(Latin: a suffix; result of, means of, act of; place of action)
The suffix -meant is a final word element derived through Middle English and French from the Latin suffix -ment(um), originally used to form agent and action nouns from verbs, now used to form nouns and denominative verbs in several related senses:
- "An action, process, or skill" denoted by the combining root: rearmament, tournament, management.
- "A result, object, or agent of an action" named by the joining root: entombment, enthrallment, agreement.
- "The means or instrument of an action": implement, medicament, reinforcement.
- "The place of an action" named by the first root: battlement, ambushment, settlement.
- "A state or condition" specified by the first root: bewilderment, predicament, bereavement.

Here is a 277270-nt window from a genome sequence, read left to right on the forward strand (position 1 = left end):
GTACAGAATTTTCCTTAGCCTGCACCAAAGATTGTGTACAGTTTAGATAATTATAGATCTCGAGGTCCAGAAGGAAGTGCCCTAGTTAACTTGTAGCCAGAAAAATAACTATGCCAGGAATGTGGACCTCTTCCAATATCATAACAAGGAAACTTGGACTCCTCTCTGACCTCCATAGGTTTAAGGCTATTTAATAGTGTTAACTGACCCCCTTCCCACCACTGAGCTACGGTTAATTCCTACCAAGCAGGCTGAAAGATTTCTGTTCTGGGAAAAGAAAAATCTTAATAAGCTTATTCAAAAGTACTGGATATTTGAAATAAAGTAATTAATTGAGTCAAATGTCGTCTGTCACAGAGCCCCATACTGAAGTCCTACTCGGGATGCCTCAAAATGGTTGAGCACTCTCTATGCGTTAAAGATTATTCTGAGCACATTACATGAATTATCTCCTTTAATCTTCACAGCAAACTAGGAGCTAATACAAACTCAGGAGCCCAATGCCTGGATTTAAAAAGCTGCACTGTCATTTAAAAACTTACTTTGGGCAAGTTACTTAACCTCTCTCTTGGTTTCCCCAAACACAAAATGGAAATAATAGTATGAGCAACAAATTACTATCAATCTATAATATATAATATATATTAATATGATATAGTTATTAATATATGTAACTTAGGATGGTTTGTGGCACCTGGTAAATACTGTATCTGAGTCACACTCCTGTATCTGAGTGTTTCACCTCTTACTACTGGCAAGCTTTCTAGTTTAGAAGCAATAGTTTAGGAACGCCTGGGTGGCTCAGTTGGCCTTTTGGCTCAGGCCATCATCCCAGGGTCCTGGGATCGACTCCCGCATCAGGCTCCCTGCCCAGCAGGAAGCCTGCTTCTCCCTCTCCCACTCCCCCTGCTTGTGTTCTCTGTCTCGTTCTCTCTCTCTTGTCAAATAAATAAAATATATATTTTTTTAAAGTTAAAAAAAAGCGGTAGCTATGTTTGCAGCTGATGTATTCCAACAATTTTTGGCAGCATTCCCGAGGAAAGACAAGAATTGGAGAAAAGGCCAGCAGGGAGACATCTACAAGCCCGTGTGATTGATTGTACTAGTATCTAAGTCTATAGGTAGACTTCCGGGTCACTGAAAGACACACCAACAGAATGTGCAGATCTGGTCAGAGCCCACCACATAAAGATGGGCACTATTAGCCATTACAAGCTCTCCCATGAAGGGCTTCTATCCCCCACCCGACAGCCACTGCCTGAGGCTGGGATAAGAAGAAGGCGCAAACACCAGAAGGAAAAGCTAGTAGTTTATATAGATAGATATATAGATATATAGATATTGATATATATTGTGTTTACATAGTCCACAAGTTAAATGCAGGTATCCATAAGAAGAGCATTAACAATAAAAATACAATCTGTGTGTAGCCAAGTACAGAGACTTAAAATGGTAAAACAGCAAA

The verb combinations show no change in basic form: cement, compliment, lament.
Principal parts: -menting, -mented, -mented.
Related forms: -mentum (singular); -menta, -menti, -ments (plurals).
2. People who control or direct a business or an institution: Some top members of the management of Ted's company have had to leave their positions due to the exhaust scandal of the cars that have been manufactured.
The management of Tom's company decided to produce better equipment for contractors to use when constructing new houses.
2. The act of paying money, or fact of being paid: "She expected the payment to be made at the end of the month."
3. A reward or punishment given in return for some kind of behavior or action.
2. A complicated, perplexing situation from which it is difficult to disentangle oneself: The government assistance department attempted to explain the dangerous predicaments which were facing journalists who were going to certain foreign countries.